Waukegan, IL Steamer LADY ELGIN Wreck, Sept 1860

Lady Elgin In Port Lady Elgin historical marker.jpg Lady Elgin etching of disaster.jpg Lady Elgin wreckage site.jpg

The following persons left the Tremont House on Friday evening, and took passage on board the Lady Elgin:
F. A. LUMSDEN, wife, two children, and servant, of New Orleans.
W. GARTH and wife, MISS ANNA GARTH, and MISS AMANDA GARTH, of Paris, Illinois.
F. F. HALL and lady, of Aurora, Illinois.
MR. SEUPTELBEN, of the firm of Smith & Seuptelben.
T. C. HANNA.
MR. PEARCE, of the firm of Goodman & Pearce.
MRS. BARROW.
ISAAC KINGSLEY, of Milwaukee.
JAMES COSGROVE.
MR. FITZPATRICK, of Kenosha, Wisconsin.
MRS. KETTS and four children.
MR. BOND and two children.
JAMES BELLOWS, Mineral Point, Wisconsin.
A. BUCKINGHAM, J. C. POLLARD and lady, Milwaukee.
J. FITZGERALD and lady, Milwaukee.
MICHAEL CONEGAN and lady, Milwaukee.
HERBERT INGRAHAM, member of parliament, and proprietor of the London Illustrated News, and his son HERFERT.
EDWARD WHITE, FANNY BURNS, CHARLEY SMITH, Chicago.
GEORGE MORTON, Superior City.
GEORGE L. SIMPSON, Joliet.
MR. LOCKE, of Sheboygan.
OTTO LEVEMORE and wife, MR. NICHOL, MR. PHILLIPS, Milwaukee.
JOHN HORAN, deputy United States marshal, Wisconsin.
None of the above-named have yet been heard from.

CHICAGO, Sept. 9. -- The following are the additional names of the lost by the calamity:
FRANK CHAMBERLAIN; MRS. SARAH B. NEWCOMB; MRS. THOMAS KENNEDY; MRS. SUSAN HANLIN; MISS ANN BEILGER; PATRICK HANLIN; WM. FOLEY; PAUL FOLEY; EDMUND MALONE; JAMES MALONE; DANIEL O'LEARY and child; STEPHEN CUDDY; HAMES GILVERY; OTTO LEVERES and son; MISS AMELIA LEDDER & niece; CHAS. B. McLAUGHLIN; THOMAS ERISTON and wife; ALICE POLLARD; WILLIAM HAYES; MRS. JOHN LEWIS; MISS AGNES KEOUGH; MARY C. DUFFY; WILLIAM HANLON and three children; GEORGE P. ARNOLD; MR. JOHNSON; GEORGE F. OAKLEY and wife; CAPT. BERRY of the Union Guards; THOMAS BOHAN, wife and child; JOHN KELLY; SAMUEL BROWN; Policemen DEWARS; SMITH; DELANEY; SCHECKER; HOFFMAN, and RICE, the latter with all his family; ANTOINE RICE; MICHAEL MURPHY; N. McGRATH; MARTHA DOOLEY; FRANK CASPER; WM. WILSON; M. REPP; JAS. SMITH; D. DORMER; M. MONAHAN, daughter, and son; MR. O'NEIL; TERENCE CONLEY; ALDERMAN CRILLY and family; C. McCORMICK and sister; C. O'BRIEN and family; JOHN O'GRADY and wife; MR. ROONEY; A. CORBELL; CONSTABLE FAHEY; JOHN HORAN; STEPHEN HOFF; Hugh McGARRY; Constable BARHUS; EDWARD BURKE; GEORGE CHURCHILL; CHARLES EVARTS; CHARLES JOHNSON; MORITZ PARSON; PETER LYNCH; THOMAS SHEENAN, wife and 2 children; JAMES SMITH; PHILIP BEST; JAMES CONLEY; ELI PLANKINTON; AUGUSTUS BISHOP; M. KEEFER, JR.; R. E. COMMONFORD; MR. FITZGERALD and sister; WM. POMEROY; JOHN COSGROVE; HENRY PARSONS; THOS. NEVILLE; PATRICK CONLEY; SAMUEL A. DOWNER; HENRY BISHOP; PATRICK WELCH; EDWARD WARREN; BESSIE FANNING; KATE FANNING.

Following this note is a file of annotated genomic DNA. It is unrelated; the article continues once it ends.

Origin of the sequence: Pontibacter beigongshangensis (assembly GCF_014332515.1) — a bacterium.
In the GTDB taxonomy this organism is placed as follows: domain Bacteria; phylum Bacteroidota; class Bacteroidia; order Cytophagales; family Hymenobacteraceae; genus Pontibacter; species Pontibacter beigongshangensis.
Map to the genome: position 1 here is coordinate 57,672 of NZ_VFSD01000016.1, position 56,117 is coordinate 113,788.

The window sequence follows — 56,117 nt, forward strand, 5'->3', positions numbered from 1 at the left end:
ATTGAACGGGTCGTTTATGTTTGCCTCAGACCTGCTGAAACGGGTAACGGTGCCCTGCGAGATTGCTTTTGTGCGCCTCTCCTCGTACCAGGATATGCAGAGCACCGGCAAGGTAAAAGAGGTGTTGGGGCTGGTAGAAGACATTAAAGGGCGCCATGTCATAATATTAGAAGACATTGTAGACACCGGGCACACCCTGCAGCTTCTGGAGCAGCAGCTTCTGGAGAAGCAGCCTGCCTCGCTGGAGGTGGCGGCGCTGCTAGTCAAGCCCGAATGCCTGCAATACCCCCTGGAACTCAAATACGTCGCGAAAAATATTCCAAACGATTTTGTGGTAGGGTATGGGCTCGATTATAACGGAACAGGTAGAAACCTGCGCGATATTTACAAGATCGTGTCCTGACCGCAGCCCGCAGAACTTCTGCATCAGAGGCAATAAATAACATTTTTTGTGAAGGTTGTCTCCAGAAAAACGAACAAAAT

All the above are of Milwaukee.
BRIDGET FOLEY; L. S. MINSTON and wife; MARGARET CODD and BRIDGET CODD, of Chicago.
ELIVA CULLEN and ELIZABETH McLAUGHLIN, of Watertown.
No accurate list or number of the persons on board can be given, but the following estimate is supposed to be nearly correct:
The excursion party comprised 300; the regular passengers 50; steamer's crew 35 – making a total of 385. Of these but 98 are saved, leaving the number of lost 287.
Captain MALOTT, of the schooner Augusta, states that when he first discovered the steamer's lights, both red and white, he supposed her to be from a quarter to a half a mile distant, and steering northeast. It was raining very hard at the time. We kept our vessel on her course, east by south, until we saw a collision was probable, when we put the helm hard up, and struck the steamer two or three minutes afterwards, just shaft the paddle box on the port side.
The steamer kept on her course, her engine in full motion. Headed the Augusta around north alongside the steamer, but they got separated in about a minute, when the Augusta fell in the trough of the sea. All the head gear, jib boom, and stern chains were carried away. We took in sail and cleared away anchor supposing the vessel would fill. After clearing the wreck we got up the foresail and we succeeded in getting before the wind and stood for land. We lost sight of the steamer in five minutes after the collision.

Continued